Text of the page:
From the enforcement side, based on reports in the financial press, the IRS has been examining the U.S. withholding tax consequences of certain U.S. equity-based TRS arrangements for several years. The focus on these transactions was part of the impetus for designating cross-border withholding tax issues as Tier I issues in January 2009. (See "IRS Identifies Cross-Border Withholding as Tier I Issue"). The new Industry Directive coordinates IRS field exam efforts to implement the Tier I objectives, and provides guidance—including model Information Document Requests—for assessing whether a purported NPC is in substance an agency agreement, a repurchase agreement, a lending transaction, or some arrangement to which the dividend (and not the NPC) sourcing rules would apply.

The Directive describes several variations of suspect TRS transactions. The Directive recommends that Exam consider specific factors that indicate that the foreign swap party may have maintained beneficial ownership of the referenced equities. The Directive also directs the field to examine any other evidence that the foreign party beneficially owned the referenced equities during the TRS term (or had an arrangement to acquire the equities after termination of the TRS), that the form of the TRS did not match its substance, or that a U.S. party, in holding the referenced securities, acted as an agent for the foreign party.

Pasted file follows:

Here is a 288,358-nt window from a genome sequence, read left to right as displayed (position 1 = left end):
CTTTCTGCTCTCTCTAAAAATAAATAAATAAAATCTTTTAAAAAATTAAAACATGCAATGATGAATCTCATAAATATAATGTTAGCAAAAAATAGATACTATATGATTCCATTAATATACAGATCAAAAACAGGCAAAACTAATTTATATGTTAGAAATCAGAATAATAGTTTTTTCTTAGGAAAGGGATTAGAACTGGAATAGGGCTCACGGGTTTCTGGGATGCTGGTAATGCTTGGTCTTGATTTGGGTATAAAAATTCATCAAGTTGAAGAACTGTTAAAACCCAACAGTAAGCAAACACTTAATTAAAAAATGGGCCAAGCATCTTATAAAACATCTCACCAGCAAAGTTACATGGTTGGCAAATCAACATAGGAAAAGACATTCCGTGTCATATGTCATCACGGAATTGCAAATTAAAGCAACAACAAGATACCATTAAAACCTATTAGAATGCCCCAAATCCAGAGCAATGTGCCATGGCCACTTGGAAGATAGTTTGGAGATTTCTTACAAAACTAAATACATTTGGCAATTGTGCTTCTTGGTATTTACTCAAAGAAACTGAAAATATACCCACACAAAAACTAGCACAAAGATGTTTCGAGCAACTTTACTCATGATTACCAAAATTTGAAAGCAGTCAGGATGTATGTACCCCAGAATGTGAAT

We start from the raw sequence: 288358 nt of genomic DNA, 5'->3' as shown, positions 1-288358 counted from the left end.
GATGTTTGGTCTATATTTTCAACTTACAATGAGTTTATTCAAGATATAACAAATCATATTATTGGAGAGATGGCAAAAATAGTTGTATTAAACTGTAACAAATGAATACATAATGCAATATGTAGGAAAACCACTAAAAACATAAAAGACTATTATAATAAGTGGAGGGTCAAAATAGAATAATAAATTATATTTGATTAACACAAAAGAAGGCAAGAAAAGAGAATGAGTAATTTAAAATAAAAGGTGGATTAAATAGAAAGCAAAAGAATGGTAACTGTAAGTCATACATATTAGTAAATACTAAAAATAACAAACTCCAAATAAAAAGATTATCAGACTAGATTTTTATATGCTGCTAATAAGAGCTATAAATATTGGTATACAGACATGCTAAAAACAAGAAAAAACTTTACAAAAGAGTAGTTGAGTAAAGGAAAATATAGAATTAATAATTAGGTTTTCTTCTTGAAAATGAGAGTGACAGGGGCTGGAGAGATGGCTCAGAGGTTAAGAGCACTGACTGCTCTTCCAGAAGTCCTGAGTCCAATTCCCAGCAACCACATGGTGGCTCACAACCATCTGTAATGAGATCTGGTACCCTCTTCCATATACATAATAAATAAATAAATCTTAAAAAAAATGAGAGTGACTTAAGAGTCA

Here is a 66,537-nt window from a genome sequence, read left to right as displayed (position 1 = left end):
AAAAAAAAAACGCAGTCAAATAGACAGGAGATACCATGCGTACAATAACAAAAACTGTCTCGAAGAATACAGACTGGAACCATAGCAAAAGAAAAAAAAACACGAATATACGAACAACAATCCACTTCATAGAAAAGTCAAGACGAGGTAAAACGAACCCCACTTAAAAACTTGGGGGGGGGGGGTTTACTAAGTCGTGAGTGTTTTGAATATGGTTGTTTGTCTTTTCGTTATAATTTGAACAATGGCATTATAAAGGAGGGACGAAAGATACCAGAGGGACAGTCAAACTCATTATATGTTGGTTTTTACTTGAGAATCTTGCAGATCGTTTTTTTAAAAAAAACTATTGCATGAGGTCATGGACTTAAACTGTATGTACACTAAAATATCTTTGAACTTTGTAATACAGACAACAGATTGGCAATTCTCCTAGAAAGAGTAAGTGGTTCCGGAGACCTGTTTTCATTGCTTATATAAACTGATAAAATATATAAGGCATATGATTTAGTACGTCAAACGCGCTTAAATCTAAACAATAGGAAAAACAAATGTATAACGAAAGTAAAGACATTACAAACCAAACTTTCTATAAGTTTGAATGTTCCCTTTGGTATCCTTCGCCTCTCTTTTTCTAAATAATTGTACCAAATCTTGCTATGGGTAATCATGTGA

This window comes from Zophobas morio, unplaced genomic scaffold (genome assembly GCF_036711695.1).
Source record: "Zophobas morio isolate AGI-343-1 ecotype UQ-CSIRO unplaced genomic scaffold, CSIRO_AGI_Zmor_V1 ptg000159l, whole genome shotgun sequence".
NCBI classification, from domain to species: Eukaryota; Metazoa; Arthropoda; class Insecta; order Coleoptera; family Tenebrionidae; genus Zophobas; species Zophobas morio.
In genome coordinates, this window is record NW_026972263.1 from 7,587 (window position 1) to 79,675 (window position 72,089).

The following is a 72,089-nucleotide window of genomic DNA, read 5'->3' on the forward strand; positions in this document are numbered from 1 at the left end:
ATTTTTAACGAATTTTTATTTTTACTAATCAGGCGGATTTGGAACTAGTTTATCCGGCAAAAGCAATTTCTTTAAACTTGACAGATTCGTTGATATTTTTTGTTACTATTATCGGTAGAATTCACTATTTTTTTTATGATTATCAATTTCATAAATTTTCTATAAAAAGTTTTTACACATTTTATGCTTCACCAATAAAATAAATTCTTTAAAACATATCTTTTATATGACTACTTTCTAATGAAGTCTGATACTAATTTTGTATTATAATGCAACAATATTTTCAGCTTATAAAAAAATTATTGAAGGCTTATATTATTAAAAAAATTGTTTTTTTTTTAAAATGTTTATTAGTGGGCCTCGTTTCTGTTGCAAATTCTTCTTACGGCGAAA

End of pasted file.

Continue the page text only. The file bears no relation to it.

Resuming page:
Notably, the Directive distinguishes between suspect variations and a "fully synthetic" total return swap. The Directive describes such a total return swap as one in which the foreign long party neither owned the referenced equities before the entering into the swap nor acquired the equities after termination of the swap, despite that the U.S. party hedged its short position. Absent evidence that the foreign person exercised control with respect to the U.S. party's hedge, the Directive concludes that the transaction constitutes an NPC in both substance and form and that the NPC sourcing rule should apply.

The federal government's multi-prong attack on equity TRS transactions sends a clear message to taxpayers: The government is on a shut-down mission. If enacted in its proposed form, FATCA's draconian measures would prospectively eliminate certain equity-based NPCs. By designating equity TRS transactions as Tier I issues, the IRS is marshalling Exam to target these transactions and severely limiting taxpayers' ability to avoid adjustments or even penalties at the audit level. Proposed tax deficiencies could be staggering in magnitude; as U.S. withholding agents, U.S. parties could be strictly liable for foregone 30 percent withholding tax plus interest on payments found subject to the dividend sourcing rules. Taxpayers that may have entered transactions identified by the Directive and are not yet under audit would be well advised to prepare for audit. They should identify transaction variations within their portfolios, collect and assess the documents and information that would be requested under the model IDRs provided in the Directive, and develop the facts relevant to determining the extent to which the foreign counterparty had or maintained an ownership interest in the referenced equities.

For further information, please contact the following lawyers:

Rocco Femia,, 202-626-5823

George Clarke

Kimberly Majure